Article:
Central Phoenix Office
1515 N. 9th Street, Suite B
Phoenix, Arizona 85006
Located 2 blocks west of
Banner Good Samaritan Hospital
Contact Us: (602) 258-9859
Fax: (602) 256-0820
Detailed Map & Directions
Desert Ridge Office
Desert Ridge Medical Campus
20950 N. Tatum Blvd. Suite 220
Phoenix, AZ 85050
Located near Tatum Blvd and the loop 101 Freeway, just west of Desert Ridge Marketplace
Appointments: (602) 258-9859
Hours: Friday Afternoons
Detailed Map & Directions
Thyroid & Parathyroid Surgery
What is the thyroid gland?
The thyroid gland is a butterfly shaped organ that resides in the front part of your neck, just in front of your windpipe and below your voice box. The gland normally weighs one ounce or less. In thin individuals, a portion of the gland may be palpated (felt with the fingers) through the overlying skin and muscle in the neck. In very muscular individuals or those with increased amounts of adipose tissue, the gland can be difficult or impossible to feel with the fingertips. It has a very rich blood supply, and is fed by branches of the subclavian and carotid arteries. The thyroid gland rests on top of the nerves which are responsible for moving your vocal cords. The internal thyroid architecture is composed of multiple spherical groups of cells surrounding a gelatinous material known as colloid. The spherical units are known as follicles. Colloid is a collection of protein bound to thyroid hormone. The cells forming the colloid-containing spheres (follicles) are called follicular cells. These are the most abundant cells in the thyroid.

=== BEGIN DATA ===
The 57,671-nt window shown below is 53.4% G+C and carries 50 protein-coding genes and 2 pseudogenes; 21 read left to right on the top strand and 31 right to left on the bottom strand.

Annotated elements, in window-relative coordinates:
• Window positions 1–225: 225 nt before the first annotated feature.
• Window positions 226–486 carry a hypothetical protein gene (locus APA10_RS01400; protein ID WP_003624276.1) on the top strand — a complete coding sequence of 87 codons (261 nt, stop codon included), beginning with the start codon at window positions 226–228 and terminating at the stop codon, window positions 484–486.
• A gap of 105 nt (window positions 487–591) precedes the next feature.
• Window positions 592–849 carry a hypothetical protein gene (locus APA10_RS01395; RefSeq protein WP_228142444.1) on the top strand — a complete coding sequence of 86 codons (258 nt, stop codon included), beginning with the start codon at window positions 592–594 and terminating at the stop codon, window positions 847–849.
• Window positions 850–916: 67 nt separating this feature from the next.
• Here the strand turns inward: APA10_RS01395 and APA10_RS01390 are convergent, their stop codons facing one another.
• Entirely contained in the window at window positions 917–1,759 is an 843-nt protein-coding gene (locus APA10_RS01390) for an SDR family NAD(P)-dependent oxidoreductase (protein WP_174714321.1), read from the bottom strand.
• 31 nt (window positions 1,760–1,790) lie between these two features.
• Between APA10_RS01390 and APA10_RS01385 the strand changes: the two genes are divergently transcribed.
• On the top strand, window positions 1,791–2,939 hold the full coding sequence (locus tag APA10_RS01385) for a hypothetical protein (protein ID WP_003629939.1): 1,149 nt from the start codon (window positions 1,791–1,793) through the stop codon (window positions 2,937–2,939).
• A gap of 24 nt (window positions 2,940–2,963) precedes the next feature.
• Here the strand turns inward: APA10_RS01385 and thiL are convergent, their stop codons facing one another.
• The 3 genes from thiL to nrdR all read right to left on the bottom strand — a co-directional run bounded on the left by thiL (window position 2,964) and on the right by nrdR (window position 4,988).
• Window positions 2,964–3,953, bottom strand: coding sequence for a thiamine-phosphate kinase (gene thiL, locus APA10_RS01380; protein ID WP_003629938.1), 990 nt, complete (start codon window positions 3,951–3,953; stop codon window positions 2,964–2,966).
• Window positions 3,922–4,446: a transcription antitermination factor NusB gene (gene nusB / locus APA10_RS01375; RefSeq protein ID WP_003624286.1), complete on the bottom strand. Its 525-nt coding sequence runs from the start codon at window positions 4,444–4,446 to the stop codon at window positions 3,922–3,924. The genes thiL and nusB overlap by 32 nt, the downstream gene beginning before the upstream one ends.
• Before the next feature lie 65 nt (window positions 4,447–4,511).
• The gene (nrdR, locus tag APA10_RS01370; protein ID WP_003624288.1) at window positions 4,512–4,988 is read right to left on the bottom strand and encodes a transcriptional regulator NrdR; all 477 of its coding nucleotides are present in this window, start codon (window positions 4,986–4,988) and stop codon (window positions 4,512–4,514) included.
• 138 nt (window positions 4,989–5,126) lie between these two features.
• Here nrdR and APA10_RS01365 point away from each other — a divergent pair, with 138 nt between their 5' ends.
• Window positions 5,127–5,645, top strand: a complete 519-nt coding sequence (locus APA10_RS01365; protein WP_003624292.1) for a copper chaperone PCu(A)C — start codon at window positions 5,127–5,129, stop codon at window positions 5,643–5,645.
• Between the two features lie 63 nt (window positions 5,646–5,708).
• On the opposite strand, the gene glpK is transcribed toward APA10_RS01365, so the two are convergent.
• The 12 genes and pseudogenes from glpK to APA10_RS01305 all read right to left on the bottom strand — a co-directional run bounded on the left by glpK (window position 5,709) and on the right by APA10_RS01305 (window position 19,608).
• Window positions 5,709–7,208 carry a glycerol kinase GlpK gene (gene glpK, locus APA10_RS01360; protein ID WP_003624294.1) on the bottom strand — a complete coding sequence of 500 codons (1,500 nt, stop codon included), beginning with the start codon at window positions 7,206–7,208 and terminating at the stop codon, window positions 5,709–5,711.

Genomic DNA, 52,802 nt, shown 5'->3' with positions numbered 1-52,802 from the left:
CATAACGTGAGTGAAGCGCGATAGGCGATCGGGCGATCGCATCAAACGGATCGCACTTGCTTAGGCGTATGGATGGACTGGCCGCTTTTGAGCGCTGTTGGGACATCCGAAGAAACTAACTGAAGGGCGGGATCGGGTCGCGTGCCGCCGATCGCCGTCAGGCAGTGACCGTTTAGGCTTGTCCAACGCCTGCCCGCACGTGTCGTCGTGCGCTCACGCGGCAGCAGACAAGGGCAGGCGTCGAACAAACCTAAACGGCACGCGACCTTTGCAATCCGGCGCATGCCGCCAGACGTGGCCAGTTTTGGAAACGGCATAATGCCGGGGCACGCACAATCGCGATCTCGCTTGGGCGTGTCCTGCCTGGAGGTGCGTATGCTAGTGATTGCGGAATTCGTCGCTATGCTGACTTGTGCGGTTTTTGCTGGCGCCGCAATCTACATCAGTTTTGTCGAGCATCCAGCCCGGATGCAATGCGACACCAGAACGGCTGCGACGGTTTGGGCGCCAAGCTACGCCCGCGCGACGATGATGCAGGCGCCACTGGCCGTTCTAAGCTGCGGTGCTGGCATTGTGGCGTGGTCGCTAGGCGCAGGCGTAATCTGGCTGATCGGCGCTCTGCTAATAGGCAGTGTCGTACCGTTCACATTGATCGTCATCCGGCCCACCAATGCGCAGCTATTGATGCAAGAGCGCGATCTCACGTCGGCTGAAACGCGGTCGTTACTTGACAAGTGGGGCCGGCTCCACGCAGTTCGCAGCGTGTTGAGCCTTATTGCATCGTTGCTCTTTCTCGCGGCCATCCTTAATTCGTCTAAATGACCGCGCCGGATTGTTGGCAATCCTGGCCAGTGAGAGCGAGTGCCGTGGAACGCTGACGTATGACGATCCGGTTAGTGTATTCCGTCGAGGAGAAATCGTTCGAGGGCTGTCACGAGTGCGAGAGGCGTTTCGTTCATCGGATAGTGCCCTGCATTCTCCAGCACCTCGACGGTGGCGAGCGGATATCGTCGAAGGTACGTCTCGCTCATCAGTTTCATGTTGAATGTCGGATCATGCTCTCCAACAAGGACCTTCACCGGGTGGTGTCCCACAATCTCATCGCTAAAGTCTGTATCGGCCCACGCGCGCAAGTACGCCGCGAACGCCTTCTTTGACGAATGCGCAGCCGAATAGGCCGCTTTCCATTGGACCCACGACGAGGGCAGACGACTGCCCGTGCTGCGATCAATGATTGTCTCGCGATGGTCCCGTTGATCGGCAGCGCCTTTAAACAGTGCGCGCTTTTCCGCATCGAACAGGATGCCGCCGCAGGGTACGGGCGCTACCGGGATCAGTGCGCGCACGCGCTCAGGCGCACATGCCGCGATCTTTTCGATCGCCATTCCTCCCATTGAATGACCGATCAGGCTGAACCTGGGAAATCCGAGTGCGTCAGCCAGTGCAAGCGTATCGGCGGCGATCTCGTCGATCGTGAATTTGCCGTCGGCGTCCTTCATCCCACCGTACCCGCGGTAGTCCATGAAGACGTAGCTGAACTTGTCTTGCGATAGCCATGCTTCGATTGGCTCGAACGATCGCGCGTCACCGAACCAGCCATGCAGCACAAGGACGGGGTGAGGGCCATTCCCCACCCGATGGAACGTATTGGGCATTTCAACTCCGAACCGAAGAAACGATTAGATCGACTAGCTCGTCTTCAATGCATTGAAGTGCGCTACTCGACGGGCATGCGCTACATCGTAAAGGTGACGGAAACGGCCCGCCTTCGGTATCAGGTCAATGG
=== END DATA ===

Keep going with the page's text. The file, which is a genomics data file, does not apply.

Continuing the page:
What does the Thyroid Gland do?
The thyroid gland absorbs iodine from your blood stream and turns this iodine into thyroid hormone. Iodine is found in many foods and enters the body via the gastrointestinal tract. There are two important types of thyroid hormone: T3 which contains 3 iodide (iodine) molecules and T4 which contains 4 iodide molecules. The thyroid gland secretes thyroid hormone into the bloodstream and the hormone circulates throughout the body. Thyroid hormone is responsible for your body’s metabolism (breakdown of molecules to form energy) and certain forms of protein synthesis. Every cell in the body relies on thyroid hormone to regulate its metabolism. If your thyroid gland is overactive (hyperthyroid) and secreting too much hormone, you may experience rapid heart rate, palpitations, weight loss, anxiety and heat intolerance (you always feel warm). If your thyroid gland is underactive (hypothyroid) you may gain weight, become lethargic, suffer from constipation and have cold intolerance (you always feel cold).